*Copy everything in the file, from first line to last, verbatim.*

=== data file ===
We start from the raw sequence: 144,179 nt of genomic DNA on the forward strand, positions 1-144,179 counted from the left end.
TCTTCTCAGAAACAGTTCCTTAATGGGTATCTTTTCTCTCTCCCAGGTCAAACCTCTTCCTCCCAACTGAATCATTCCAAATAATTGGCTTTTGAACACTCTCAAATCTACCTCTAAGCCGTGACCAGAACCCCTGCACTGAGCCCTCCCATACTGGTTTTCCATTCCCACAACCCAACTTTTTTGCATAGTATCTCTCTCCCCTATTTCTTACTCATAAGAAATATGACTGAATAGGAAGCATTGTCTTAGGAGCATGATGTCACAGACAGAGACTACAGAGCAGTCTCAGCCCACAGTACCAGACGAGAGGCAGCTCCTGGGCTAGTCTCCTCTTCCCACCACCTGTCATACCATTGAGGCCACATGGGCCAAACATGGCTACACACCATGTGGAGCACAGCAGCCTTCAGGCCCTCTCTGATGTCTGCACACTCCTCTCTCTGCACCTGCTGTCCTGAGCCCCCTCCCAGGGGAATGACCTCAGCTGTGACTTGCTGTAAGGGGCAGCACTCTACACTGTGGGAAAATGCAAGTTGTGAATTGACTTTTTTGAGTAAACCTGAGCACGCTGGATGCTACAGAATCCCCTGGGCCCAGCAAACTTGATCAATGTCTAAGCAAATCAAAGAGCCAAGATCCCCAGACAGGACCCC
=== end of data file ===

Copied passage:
We start from the raw sequence: 144,179 nt of genomic DNA on the forward strand, positions 1-144,179 counted from the left end.
TCTTCTCAGAAACAGTTCCTTAATGGGTATCTTTTCTCTCTCCCAGGTCAAACCTCTTCCTCCCAACTGAATCATTCCAAATAATTGGCTTTTGAACACTCTCAAATCTACCTCTAAGCCGTGACCAGAACCCCTGCACTGAGCCCTCCCATACTGGTTTTCCATTCCCACAACCCAACTTTTTTGCATAGTATCTCTCTCCCCTATTTCTTACTCATAAGAAATATGACTGAATAGGAAGCATTGTCTTAGGAGCATGATGTCACAGACAGAGACTACAGAGCAGTCTCAGCCCACAGTACCAGACGAGAGGCAGCTCCTGGGCTAGTCTCCTCTTCCCACCACCTGTCATACCATTGAGGCCACATGGGCCAAACATGGCTACACACCATGTGGAGCACAGCAGCCTTCAGGCCCTCTCTGATGTCTGCACACTCCTCTCTCTGCACCTGCTGTCCTGAGCCCCCTCCCAGGGGAATGACCTCAGCTGTGACTTGCTGTAAGGGGCAGCACTCTACACTGTGGGAAAATGCAAGTTGTGAATTGACTTTTTTGAGTAAACCTGAGCACGCTGGATGCTACAGAATCCCCTGGGCCCAGCAAACTTGATCAATGTCTAAGCAAATCAAAGAGCCAAGATCCCCAGACAGGACCCC